Showsight Spring Edition, February/March 2021


The diversity of the Group is what is so good about the Non-Sporting Group.

Have I bred any influential sires or dams? No, I only bred every few years. But I did breed to many wonderful Poodle sires, as I usu- ally only kept a bitch out of my litters. Did I handle any memorable show dogs? No, handling is not my expertise. I am lousy at handling. However, Frank Sabella, Barbara Humphries, Jeff Nokes, Art Montoya, and Madeline Patterson did the job for me. The Non-Sporting Group is the most diverse. How do I pri- oritize the essentials for each breed? The diversity of the Group is what is so good about the Non-Sporting Group. To prioritize the essentials for each breed you must understand the breed standard and what are some of the most important aspects of that breed. If you have studied the breed and have good mentors, you should be able to work through the essentials in each breed. I think that if you look at the General Appearance part of the breed standard, you can somewhat see where the essentials for each breed are located. Of course, they are discussed later in most of the breed standards. For instance, in the American Eskimo Dog standard, it states in the first sentence of the breed standard: “ The American Eskimo Dog, a loving companion dog, presents a picture of strength and agility, alert- ness and beauty. ” It continues with the description of the size, type, color, and the build and balance, substance, and gait. Where else can you look for the essentials, other than in the General Appear- ance section? I am, however, also saying that you need to get ideas of what are the essentials from your mentors and breeders. You need to look for the form and function of each breed, and prioritize the essentials for those breeds based on what they were bred for—and could they do the job? This is important for any judge to take into consideration in any breed they judge. What are some of the challenges that come with judging the Non-Sporting breeds? I do think that some of the challenges in judging the Non-Sporting breeds is the diversity. We are also get- ting more breed standard changes in some of these breeds, which sometimes can be challenging. Each breed, in most cases, may look different in various parts of the country, as the breeders in some of these parts have different breeding programs. I am not saying so much that it is a challenge, but it is important for a judge to recog- nize this and not just think that these exhibits do not have quality. Judges should realize that just because you see “breed faults” many times, you should not think that this is good. You must judge what it says in the breed standards and not be afraid to withhold ribbons for lack of quality. My breed, Poodles, have a size disqualification in our breed standard for the Toy and Miniature sizes. You MUST MEASURE if you think that it is oversized. Otherwise, you are not judging our breed correctly and you are allowing oversized dogs to finish and, in most cases, they will continue to produce oversized puppies in their litters. How important is presentation and “showmanship” in the Non- Sporting Group? I do think presentation and “showmanship” are important. The exhibitor needs to present their dog/bitch in ways that show them to their advantage. One should also be able to show their dog with the best showmanship of the dog and not the handler. If an exhibit has a great head and a great topline, and other virtues, that handler should show them off to the judge. Let’s face it, there are judges out there who need to have these virtues pointed out to them. For instance, in the Bulldog standard it states, “ TOPLINE - There should be a slight fall in the back, close behind the shoulders (its lowest part), whence the spine should rise to the loins (the top of which should be higher than the top of the shoulders), thence curving again more suddenly to the tail, forming an arch (a very distinctive feature of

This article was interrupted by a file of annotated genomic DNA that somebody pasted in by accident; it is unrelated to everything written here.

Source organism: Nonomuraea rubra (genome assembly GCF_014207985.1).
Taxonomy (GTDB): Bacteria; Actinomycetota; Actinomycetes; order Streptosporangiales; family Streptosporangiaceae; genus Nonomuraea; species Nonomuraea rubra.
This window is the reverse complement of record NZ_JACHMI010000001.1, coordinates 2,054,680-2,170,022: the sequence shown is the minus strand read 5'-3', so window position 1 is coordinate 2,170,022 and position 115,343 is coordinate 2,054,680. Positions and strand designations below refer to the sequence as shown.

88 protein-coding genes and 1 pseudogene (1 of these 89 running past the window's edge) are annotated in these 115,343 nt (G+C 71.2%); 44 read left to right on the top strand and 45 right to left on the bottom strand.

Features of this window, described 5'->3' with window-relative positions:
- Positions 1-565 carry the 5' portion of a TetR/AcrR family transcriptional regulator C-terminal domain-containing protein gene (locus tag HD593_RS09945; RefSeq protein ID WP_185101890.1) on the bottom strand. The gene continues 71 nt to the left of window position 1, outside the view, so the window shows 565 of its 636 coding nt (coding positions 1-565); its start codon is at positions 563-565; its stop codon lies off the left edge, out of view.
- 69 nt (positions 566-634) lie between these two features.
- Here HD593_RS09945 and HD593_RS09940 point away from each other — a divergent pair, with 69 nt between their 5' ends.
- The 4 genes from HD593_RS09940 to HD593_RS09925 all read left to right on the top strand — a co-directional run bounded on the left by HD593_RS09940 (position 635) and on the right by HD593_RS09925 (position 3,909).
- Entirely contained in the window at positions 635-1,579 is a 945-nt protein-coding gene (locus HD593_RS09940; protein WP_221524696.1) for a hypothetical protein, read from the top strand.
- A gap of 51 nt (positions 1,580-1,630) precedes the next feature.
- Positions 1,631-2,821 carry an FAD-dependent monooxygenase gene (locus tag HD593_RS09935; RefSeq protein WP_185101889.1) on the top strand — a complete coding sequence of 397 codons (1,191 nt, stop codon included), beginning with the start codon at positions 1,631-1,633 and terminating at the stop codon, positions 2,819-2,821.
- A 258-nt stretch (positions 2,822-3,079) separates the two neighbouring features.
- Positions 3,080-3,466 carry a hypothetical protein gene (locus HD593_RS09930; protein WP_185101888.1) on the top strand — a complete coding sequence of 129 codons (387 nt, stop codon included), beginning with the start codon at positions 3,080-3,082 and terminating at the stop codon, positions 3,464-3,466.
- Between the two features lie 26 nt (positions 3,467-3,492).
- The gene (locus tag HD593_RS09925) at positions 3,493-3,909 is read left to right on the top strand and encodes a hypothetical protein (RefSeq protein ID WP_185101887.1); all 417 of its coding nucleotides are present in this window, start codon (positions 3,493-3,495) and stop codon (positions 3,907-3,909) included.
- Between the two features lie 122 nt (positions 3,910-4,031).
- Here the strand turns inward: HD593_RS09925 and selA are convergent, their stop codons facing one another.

the breed)… ” etc. If your Bulldog has a great topline, the exhibitor should make sure the judge realizes that it is great. The same should be said about any of the Non-Sporting exhibits. Are any breeds in better or worse shape than they were 25 years ago? I think the Tibetan Spaniel, the Bichon Frise, and the Schip- perke have developed over the years and continue to be in good shape. I think the Tibetan Spaniel has maintained a good front, about which the standard states: “ …the bones of the forearms are slightly bowed to allow the front feet to fall beneath the shoulders. ” I think the Bichon Frise has, since it was recognized back in 1988, really done an outstanding job in not only improving the structure of the breed, but also the [lack of ] balance and unsound move- ment it had when it was first introduced to the fancy. I remember seeing the Bichon, in the “beginning” of the breed, where it was much more than 1/4 longer than the height at the withers. It also had a very much softer outercoat and not coarse or curly texture as it should be. The gait has improved, as before it had more of a gait that looked like it took some effort to move. The Schipperke has maintained the appearance of “ …a small, thickset, cobby, black, tailless dog, with a fox-like face. The dog is square in profile… ” The unique silhouette with a distinctive coat (which includes a stand- out ruff, cape, and culottes) is a great attribute that the breed still maintains. I do think that some breeds need to work on the front assembly. Breeds such as Poodles, Bulldogs, and French Bulldogs are some of the examples. Some Poodles have their front legs com- ing out of their necks and not from the highest point of the shoul- der. I am also continuing to see more flat feet, and they are not well-arched and cushioned on thick, firm pads. Some Bulldogs and French Bulldogs do not have the “set wide apart” fronts, but have, instead, what I refer to as a “fiddle front.” This is very concerning to me and I think the breeders need to work on this. What effect has popularity (or the lack thereof ) had on the Non- Sporting breeds? I think popularity (or the lack thereof ) should not have any effect on any breed, including those in the Non-Sporting Group. Breeders should not breed by popularity nor should judges judge by popularity. There are some very good examples of breeds in the Non-Sporting Group that some judges do not reward. To be blunt, my opinion is that the reason they do this is because they do not know exactly what they are seeing. Some judges tend to put up the “top dog” in that Group and some tend to not recognize quality even if it bites them in the ... Breeders should breed by the breed standards and try to understand pedigrees (which some breeders do not even recognize). They should not breed to the “top” dog or bitch just because it is winning. Do I have any advice to share with new judges of the Non-Sport- ing Group? Yes, I do. Study your breed standards. Keep in touch with your mentors. Take advice when given. Judges make mistakes. Judge the dog and not their winning records. Make sure you walk out of the Group ring satisfied with your placements. Do not penal- ize a “top dog” just because it is a “top dog.” Be kind to the exhibi- tors. Have a good time judging the Non-Sporting Group. Is there a funny story I’d like to share about my experiences judging the Non-Sporting breeds? I can remember one show, long ago, where I had a puppy Bulldog, and all he wanted to do was rollover and have fun. He did, however, make it down and back— before he laid down when he came back to me. He went around the ring on his own terms and made me and the people at ringside laugh a lot. Sweet puppy and that made my day.